, 1 min read

# Go generics are not bad

When programming, we often need to write ‘generic’ functions where the exact data type is not important. For example, you might want to write a simple function that sums up numbers.

Go lacked this notion until recently, but it was recently added (as of version 1.18). So I took it out for a spin.

In Java, generics work well enough as long as you need “generic” containers (arrays, maps), and as long as stick with functional idioms. But Java will not let me code the way I would prefer. Here is how I would write a function that sums up numbers:

```
int sum(int[] v) {
int summer = 0;
for(int k = 0; k < v.length; k++) {
summer += v[k];
}
return summer;
}
```

What if I need to support various number types? Then I would like to write the following generic function, but Java won’t let me because Java generics only work with classes not primitive types.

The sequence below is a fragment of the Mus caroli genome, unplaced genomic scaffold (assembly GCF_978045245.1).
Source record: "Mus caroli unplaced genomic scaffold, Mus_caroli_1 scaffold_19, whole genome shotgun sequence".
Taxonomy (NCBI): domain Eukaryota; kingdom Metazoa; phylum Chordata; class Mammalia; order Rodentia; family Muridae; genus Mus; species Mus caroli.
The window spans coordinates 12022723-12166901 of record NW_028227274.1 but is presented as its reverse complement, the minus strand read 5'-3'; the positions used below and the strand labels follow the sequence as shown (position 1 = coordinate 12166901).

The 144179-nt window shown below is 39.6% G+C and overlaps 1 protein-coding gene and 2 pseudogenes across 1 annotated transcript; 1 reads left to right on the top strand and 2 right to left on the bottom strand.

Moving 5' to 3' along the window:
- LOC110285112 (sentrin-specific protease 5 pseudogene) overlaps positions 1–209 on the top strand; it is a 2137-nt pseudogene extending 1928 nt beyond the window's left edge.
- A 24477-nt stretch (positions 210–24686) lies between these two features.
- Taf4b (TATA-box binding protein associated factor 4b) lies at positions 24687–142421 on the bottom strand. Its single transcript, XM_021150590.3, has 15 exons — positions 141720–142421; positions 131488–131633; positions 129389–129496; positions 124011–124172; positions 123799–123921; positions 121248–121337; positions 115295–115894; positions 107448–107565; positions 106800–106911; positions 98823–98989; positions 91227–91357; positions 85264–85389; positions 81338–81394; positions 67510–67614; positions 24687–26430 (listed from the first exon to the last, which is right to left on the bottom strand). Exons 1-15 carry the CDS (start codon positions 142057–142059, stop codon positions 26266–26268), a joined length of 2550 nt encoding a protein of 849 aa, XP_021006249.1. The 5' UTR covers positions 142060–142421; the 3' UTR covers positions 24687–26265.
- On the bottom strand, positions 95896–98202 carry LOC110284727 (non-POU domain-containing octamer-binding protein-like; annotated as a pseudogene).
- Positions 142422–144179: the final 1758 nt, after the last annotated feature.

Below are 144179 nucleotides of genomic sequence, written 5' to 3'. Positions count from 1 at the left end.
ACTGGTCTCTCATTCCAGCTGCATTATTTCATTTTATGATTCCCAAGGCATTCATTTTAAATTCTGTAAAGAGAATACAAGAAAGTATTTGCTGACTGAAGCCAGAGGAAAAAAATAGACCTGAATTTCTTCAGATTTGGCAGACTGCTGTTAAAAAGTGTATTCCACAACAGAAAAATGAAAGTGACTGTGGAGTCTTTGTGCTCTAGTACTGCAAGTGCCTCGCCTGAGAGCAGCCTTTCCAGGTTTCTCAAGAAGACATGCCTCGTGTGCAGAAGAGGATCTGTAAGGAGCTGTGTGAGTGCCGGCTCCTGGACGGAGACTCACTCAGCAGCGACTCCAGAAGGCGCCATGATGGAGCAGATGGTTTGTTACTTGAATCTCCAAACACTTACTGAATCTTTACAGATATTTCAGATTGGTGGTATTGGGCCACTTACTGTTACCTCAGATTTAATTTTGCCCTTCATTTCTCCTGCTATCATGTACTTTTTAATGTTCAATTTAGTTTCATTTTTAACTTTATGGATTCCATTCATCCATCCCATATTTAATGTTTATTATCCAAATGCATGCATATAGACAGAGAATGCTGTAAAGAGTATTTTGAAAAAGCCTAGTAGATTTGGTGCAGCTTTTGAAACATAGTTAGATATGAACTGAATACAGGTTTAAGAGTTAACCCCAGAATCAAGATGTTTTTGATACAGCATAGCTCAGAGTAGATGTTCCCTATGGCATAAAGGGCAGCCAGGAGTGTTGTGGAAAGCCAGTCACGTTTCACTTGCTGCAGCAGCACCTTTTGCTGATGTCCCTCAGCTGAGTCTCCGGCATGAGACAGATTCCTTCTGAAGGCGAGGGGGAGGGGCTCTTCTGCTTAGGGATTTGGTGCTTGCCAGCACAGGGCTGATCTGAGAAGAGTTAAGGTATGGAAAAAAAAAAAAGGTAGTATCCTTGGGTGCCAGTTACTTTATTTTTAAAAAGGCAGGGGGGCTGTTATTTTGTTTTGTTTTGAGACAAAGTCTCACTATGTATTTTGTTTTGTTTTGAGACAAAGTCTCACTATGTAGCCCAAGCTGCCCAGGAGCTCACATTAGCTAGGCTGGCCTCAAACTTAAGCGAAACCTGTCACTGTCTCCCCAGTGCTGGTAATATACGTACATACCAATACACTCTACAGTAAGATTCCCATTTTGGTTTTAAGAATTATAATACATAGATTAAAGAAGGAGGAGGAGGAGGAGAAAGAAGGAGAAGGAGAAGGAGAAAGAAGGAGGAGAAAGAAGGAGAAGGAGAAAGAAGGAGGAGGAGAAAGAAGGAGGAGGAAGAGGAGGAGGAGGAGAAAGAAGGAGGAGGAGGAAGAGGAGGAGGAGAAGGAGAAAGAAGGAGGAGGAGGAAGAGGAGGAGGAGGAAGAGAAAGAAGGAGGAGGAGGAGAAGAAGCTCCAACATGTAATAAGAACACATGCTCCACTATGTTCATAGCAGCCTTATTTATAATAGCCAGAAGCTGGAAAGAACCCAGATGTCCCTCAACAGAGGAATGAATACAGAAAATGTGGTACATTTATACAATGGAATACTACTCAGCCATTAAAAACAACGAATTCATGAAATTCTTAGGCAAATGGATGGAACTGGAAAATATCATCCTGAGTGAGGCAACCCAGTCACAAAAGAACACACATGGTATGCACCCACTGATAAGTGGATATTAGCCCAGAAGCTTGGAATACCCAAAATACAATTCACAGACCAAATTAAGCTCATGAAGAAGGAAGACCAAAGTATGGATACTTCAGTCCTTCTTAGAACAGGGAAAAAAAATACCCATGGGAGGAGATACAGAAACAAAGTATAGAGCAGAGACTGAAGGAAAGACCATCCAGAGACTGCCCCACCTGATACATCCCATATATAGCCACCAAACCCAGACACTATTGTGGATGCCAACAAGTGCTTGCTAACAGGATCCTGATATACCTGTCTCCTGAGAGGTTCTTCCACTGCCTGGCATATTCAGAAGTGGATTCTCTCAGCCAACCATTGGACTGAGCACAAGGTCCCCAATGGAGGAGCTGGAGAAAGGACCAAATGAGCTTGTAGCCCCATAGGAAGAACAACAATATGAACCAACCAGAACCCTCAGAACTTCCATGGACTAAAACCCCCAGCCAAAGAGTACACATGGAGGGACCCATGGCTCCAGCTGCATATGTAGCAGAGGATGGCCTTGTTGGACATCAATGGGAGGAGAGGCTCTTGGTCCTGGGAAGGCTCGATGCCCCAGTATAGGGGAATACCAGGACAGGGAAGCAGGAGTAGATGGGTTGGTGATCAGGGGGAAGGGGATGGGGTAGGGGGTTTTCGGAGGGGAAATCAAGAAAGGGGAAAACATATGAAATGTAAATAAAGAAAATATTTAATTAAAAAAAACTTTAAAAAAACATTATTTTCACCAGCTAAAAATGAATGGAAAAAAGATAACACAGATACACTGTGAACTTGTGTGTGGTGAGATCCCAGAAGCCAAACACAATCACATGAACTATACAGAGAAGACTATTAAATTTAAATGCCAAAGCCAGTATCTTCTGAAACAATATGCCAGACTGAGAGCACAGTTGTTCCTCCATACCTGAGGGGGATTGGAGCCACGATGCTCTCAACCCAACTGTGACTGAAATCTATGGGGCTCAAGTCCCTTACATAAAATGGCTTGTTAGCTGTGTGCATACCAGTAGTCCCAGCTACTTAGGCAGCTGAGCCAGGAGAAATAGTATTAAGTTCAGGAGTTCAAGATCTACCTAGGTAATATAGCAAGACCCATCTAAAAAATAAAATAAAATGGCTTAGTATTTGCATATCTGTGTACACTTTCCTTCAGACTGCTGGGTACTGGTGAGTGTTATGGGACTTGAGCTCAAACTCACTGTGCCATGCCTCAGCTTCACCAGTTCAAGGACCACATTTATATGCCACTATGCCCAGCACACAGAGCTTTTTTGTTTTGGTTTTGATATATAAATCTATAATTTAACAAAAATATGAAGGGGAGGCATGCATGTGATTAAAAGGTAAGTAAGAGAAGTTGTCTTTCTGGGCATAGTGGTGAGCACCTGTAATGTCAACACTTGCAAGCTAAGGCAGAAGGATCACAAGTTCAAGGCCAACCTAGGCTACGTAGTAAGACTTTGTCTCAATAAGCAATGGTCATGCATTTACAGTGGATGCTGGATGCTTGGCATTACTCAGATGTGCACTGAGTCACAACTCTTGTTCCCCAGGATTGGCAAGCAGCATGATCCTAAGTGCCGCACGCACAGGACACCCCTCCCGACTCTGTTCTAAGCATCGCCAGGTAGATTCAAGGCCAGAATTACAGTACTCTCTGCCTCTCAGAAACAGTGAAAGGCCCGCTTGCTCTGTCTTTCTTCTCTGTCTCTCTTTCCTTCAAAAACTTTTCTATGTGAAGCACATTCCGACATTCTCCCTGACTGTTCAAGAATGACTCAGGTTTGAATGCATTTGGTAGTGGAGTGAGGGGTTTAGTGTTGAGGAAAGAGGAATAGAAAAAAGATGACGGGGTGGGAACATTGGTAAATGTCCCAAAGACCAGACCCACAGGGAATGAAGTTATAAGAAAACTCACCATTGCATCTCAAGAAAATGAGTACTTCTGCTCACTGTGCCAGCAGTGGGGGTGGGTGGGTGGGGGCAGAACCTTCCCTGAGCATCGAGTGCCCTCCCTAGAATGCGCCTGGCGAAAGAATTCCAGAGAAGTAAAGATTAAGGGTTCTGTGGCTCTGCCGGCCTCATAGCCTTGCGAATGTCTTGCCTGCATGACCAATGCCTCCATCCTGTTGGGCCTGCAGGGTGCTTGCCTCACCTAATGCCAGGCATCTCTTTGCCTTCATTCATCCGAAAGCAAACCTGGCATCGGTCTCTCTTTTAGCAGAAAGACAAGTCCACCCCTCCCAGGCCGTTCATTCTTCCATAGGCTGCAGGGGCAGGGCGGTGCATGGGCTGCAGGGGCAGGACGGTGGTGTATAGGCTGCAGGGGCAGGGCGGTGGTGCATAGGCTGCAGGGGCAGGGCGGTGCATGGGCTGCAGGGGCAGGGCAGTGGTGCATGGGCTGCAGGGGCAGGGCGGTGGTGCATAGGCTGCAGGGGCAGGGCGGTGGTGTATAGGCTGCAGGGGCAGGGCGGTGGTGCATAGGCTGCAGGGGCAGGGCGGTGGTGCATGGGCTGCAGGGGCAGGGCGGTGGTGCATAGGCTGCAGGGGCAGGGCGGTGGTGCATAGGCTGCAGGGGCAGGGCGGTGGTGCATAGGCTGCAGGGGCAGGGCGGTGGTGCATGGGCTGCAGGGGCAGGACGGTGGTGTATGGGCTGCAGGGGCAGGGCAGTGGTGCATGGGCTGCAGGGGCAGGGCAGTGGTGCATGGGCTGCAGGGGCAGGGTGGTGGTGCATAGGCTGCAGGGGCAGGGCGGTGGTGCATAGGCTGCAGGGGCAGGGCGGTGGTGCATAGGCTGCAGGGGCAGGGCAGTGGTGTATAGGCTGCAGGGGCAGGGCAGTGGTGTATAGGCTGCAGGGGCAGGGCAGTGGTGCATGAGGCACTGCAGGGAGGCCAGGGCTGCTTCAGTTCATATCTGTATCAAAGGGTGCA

```
// this Java code won't compile
static <T extends Number> T sum(T[] v) {
T summer = 0;
for(int k = 0; k < v.length; k++) {
summer += v[k];
}
return summer;
}
```

Go is not object oriented per se, so you do not have a ‘Number’ class. However, you can create your own generic ‘interfaces’ which serves the same function. So here is how you solve the same problem in Go:

```
type Number interface {
uint | int | float32 | float64
}
func sum[T Number](a []T) T{
var summer T
for _, v := range(a) {
summer += v
}
return summer
}
```

So, at least in this one instance, Go generics are more expressive than Java generics. What about performance?

If I apply the above code to an array of integers, I get the following tight loop in assembly:

```
pc11:
MOVQ (AX)(DX*8), SI
INCQ DX
ADDQ SI, CX
CMPQ BX, DX
JGT pc11
```

As far as Go is concerned, this is as efficient as it gets.

So far, I am giving an A to Go generics.